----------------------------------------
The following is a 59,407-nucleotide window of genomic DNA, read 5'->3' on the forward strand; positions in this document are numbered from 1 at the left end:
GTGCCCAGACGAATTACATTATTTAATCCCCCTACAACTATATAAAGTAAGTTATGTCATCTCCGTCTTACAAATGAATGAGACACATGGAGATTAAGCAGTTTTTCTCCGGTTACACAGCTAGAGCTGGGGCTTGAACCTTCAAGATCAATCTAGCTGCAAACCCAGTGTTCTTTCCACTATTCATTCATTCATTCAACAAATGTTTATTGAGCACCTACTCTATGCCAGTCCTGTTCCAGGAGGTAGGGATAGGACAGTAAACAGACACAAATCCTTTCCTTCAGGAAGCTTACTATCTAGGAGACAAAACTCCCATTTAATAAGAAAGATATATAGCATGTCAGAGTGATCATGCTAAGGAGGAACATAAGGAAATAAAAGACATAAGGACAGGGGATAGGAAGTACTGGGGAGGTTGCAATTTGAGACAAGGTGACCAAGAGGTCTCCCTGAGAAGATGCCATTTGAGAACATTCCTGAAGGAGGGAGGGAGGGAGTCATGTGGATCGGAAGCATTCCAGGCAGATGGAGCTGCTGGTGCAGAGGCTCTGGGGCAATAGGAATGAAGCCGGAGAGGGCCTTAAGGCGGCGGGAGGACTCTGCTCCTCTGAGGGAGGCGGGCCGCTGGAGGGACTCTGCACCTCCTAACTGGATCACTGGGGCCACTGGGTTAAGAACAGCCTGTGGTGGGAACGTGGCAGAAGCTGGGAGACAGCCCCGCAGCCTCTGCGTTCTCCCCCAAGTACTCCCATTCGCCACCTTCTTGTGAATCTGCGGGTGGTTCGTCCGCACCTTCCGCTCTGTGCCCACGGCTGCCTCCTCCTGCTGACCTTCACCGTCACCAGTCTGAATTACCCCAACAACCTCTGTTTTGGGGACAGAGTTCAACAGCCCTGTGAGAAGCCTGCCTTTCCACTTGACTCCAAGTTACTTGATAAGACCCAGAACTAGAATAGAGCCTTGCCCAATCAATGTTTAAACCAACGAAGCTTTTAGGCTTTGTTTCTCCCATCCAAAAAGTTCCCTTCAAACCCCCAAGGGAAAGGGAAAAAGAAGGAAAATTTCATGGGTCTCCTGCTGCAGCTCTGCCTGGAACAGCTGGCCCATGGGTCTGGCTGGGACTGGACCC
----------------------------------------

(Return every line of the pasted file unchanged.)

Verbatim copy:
The following is a 59,407-nucleotide window of genomic DNA, read 5'->3' on the forward strand; positions in this document are numbered from 1 at the left end:
GTGCCCAGACGAATTACATTATTTAATCCCCCTACAACTATATAAAGTAAGTTATGTCATCTCCGTCTTACAAATGAATGAGACACATGGAGATTAAGCAGTTTTTCTCCGGTTACACAGCTAGAGCTGGGGCTTGAACCTTCAAGATCAATCTAGCTGCAAACCCAGTGTTCTTTCCACTATTCATTCATTCATTCAACAAATGTTTATTGAGCACCTACTCTATGCCAGTCCTGTTCCAGGAGGTAGGGATAGGACAGTAAACAGACACAAATCCTTTCCTTCAGGAAGCTTACTATCTAGGAGACAAAACTCCCATTTAATAAGAAAGATATATAGCATGTCAGAGTGATCATGCTAAGGAGGAACATAAGGAAATAAAAGACATAAGGACAGGGGATAGGAAGTACTGGGGAGGTTGCAATTTGAGACAAGGTGACCAAGAGGTCTCCCTGAGAAGATGCCATTTGAGAACATTCCTGAAGGAGGGAGGGAGGGAGTCATGTGGATCGGAAGCATTCCAGGCAGATGGAGCTGCTGGTGCAGAGGCTCTGGGGCAATAGGAATGAAGCCGGAGAGGGCCTTAAGGCGGCGGGAGGACTCTGCTCCTCTGAGGGAGGCGGGCCGCTGGAGGGACTCTGCACCTCCTAACTGGATCACTGGGGCCACTGGGTTAAGAACAGCCTGTGGTGGGAACGTGGCAGAAGCTGGGAGACAGCCCCGCAGCCTCTGCGTTCTCCCCCAAGTACTCCCATTCGCCACCTTCTTGTGAATCTGCGGGTGGTTCGTCCGCACCTTCCGCTCTGTGCCCACGGCTGCCTCCTCCTGCTGACCTTCACCGTCACCAGTCTGAATTACCCCAACAACCTCTGTTTTGGGGACAGAGTTCAACAGCCCTGTGAGAAGCCTGCCTTTCCACTTGACTCCAAGTTACTTGATAAGACCCAGAACTAGAATAGAGCCTTGCCCAATCAATGTTTAAACCAACGAAGCTTTTAGGCTTTGTTTCTCCCATCCAAAAAGTTCCCTTCAAACCCCCAAGGGAAAGGGAAAAAGAAGGAAAATTTCATGGGTCTCCTGCTGCAGCTCTGCCTGGAACAGCTGGCCCATGGGTCTGGCTGGGACTGGACCC